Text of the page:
Hysterectomy is the removal of the uterus and is one of the most commonly performed gynecological surgical procedures. In the United States alone, almost 600,000 hysterectomies are performed every year. One of the major causes for hysterectomy is the presence of uterine fibroids.
Uterine Fibroids Treatment – Hysterectomy
Uterine fibroids are non-cancerous growths of the uterus that can occur in the uterine cavity, within the muscle wall, or on the outer surface of the uterus. Symptoms often include:
- Abnormal uterine bleeding, including longer periods or bleeding between periods.
- Severe pelvic pain, including pain during sexual intercourse.
- Lower back or leg pain.
- Problems with urination.
Hysterectomy is the only fibroid treatment that prevents recurrence and may provide improved quality of life for many women. What to expect after a hysterectomy greatly depends upon the woman’s clinical circumstances and the type of hysterectomy chosen.
What to Expect after a Hysterectomy
Every patient’s experience may be different, but there are some general expectations following hysterectomy:
- The recovery depends largely on the type of hysterectomy patient had. Generally, open abdominal hysterectomy results in the longest recovery times. Vaginal and laparoscopic approaches to the procedures tend to require less recovery time and may be comparatively less painful.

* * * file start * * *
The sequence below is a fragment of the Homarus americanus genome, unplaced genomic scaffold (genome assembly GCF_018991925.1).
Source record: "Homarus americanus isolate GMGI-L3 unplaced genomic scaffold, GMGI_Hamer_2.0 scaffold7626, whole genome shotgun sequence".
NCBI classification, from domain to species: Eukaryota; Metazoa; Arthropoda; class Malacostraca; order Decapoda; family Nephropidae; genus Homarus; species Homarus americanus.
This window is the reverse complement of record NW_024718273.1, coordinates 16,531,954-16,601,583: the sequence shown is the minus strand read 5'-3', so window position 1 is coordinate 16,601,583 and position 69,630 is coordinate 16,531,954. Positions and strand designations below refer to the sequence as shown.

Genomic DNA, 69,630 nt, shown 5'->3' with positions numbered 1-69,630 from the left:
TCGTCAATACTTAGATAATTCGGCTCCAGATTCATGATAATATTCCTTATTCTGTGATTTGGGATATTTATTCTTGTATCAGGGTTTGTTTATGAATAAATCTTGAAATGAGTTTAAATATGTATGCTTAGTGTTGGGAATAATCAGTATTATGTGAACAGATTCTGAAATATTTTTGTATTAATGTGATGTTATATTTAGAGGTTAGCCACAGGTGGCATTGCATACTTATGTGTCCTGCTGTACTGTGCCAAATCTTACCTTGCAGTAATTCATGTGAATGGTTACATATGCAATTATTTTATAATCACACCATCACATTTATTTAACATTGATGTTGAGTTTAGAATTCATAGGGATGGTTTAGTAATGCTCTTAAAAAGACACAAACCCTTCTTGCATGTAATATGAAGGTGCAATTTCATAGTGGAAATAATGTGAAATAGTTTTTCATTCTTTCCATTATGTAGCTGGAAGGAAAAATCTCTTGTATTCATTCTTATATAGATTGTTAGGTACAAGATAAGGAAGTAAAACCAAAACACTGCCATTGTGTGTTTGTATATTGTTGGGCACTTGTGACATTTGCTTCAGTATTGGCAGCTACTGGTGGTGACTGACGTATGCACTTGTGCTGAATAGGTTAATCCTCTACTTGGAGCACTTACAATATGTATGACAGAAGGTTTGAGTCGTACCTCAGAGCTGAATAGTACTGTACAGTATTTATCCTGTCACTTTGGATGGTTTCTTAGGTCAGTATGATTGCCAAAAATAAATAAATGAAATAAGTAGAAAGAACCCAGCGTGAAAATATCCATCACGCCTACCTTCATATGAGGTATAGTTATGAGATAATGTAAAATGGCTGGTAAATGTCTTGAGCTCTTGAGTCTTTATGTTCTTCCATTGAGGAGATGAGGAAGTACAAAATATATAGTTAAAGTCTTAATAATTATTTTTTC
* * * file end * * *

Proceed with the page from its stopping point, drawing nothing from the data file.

- Regardless of the type of hysterectomy the patient undergoes, she may require a course of pain medication and antibiotics to prevent post-surgical infections.
- Patients may not be able to lift anything heavy or have sexual intercourse for as long as six weeks.
- Hysterectomy can also have long-term co-morbidities such as incontinence or pelvic organ prolapse.
Treating Hysterectomy Side Effects
If a patient has a total hysterectomy and her ovaries are removed, hormone replacement therapy (HRT) can effectively reduce hormone-induced symptoms after the surgery. However, the woman’s age and medical history are all key factors to consider before any decision about HRT is made. HRT is absolutely contraindicated in patients with breast cancer.3
Looking For More Information On Treating Uterine Fibroids Other Than Having an
 US Markets for Gynecological Devices 2011. Millennium Research Group, Inc. 2010.
 Buttram VC Jr, Reiter RC. Uterine leiomyomata: etiology, symptomatology, and management. Fertil Steril. 1981; 36(4):433-445.
 WebMD LLC, http://women.webmd.com/hysterectomy-oophorectomy-directory, 2005 – 2013, May 16, 2013.